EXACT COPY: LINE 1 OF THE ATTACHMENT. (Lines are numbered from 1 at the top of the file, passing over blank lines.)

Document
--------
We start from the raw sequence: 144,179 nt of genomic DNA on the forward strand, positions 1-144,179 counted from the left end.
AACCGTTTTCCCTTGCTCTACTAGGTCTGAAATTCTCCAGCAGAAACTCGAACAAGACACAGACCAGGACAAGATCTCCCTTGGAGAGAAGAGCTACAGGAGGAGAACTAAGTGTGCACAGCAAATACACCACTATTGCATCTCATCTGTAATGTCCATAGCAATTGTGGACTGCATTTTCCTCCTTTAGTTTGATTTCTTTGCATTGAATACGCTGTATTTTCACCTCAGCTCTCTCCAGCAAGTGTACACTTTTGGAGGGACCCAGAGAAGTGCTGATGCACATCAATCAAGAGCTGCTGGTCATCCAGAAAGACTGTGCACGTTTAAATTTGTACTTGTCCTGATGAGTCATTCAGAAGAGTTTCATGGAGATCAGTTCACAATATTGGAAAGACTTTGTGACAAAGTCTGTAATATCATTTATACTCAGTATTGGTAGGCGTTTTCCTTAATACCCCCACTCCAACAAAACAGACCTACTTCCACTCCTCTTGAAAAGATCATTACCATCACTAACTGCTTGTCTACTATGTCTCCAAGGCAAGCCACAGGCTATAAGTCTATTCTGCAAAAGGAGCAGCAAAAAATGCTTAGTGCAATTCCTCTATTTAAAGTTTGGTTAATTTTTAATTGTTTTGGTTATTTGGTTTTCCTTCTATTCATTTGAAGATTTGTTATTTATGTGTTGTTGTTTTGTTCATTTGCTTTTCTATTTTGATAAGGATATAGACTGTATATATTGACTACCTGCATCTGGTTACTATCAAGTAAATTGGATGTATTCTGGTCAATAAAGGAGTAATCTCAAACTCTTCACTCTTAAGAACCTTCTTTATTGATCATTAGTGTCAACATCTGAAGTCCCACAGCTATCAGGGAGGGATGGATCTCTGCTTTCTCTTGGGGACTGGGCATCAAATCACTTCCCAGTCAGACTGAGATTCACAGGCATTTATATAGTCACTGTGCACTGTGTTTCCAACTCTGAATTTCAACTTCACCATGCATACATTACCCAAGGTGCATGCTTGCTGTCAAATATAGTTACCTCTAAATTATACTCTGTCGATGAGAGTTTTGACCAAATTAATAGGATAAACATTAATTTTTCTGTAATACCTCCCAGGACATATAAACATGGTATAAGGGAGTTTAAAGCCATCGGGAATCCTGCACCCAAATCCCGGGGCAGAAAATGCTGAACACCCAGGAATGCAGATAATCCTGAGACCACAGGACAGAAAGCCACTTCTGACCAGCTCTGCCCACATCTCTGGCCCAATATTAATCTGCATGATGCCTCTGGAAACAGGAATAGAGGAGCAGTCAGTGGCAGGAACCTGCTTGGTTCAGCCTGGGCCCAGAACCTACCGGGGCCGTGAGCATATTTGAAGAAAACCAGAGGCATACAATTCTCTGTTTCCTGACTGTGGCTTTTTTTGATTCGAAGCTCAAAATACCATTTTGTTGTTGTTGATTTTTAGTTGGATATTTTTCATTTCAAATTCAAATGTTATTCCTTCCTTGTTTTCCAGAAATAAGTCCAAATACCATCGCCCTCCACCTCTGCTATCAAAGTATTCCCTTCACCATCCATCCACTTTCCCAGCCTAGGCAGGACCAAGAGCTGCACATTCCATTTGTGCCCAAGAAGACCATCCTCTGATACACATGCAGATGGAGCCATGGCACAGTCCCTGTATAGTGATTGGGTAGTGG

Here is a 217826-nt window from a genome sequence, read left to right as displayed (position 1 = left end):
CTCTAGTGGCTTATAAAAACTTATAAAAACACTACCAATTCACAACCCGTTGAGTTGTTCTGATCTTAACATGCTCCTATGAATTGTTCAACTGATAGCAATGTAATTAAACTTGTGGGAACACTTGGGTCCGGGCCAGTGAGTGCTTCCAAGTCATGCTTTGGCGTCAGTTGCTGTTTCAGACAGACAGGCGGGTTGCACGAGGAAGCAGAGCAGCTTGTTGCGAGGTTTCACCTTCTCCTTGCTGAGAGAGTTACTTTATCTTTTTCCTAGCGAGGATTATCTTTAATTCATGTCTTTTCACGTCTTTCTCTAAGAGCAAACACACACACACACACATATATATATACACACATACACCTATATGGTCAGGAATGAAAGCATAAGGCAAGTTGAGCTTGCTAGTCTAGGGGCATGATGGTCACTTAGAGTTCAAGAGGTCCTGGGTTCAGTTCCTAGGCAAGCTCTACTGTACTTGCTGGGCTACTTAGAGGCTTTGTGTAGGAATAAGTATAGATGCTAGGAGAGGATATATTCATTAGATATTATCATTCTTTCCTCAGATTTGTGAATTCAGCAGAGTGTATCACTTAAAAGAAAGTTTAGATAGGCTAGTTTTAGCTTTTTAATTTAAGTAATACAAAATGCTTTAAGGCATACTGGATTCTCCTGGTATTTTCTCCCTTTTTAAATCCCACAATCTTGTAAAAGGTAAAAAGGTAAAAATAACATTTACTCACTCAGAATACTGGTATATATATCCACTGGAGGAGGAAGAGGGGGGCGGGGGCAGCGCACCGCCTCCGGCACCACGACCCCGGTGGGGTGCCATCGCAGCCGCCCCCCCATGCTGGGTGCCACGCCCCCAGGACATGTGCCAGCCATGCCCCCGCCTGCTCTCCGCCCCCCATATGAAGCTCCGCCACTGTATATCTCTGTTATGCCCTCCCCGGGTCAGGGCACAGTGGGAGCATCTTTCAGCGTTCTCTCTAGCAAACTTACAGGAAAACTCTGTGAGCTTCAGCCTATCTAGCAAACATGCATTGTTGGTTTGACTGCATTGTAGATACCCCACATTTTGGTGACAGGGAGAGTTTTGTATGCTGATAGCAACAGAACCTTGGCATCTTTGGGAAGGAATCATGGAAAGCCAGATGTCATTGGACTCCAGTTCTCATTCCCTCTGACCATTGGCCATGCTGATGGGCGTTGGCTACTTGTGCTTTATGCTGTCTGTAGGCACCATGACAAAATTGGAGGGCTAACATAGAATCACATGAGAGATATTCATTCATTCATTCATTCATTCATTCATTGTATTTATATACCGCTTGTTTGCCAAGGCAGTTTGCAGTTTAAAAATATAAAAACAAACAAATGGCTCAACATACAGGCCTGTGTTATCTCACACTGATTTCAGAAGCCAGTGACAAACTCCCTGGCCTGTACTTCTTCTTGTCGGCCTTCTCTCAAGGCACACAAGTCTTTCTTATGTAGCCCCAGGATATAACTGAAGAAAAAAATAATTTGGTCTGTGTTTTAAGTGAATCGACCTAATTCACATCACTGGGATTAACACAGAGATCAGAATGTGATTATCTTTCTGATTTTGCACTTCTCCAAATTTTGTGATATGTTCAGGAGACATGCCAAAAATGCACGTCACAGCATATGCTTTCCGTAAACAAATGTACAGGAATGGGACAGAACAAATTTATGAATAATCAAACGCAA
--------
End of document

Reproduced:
We start from the raw sequence: 144,179 nt of genomic DNA on the forward strand, positions 1-144,179 counted from the left end.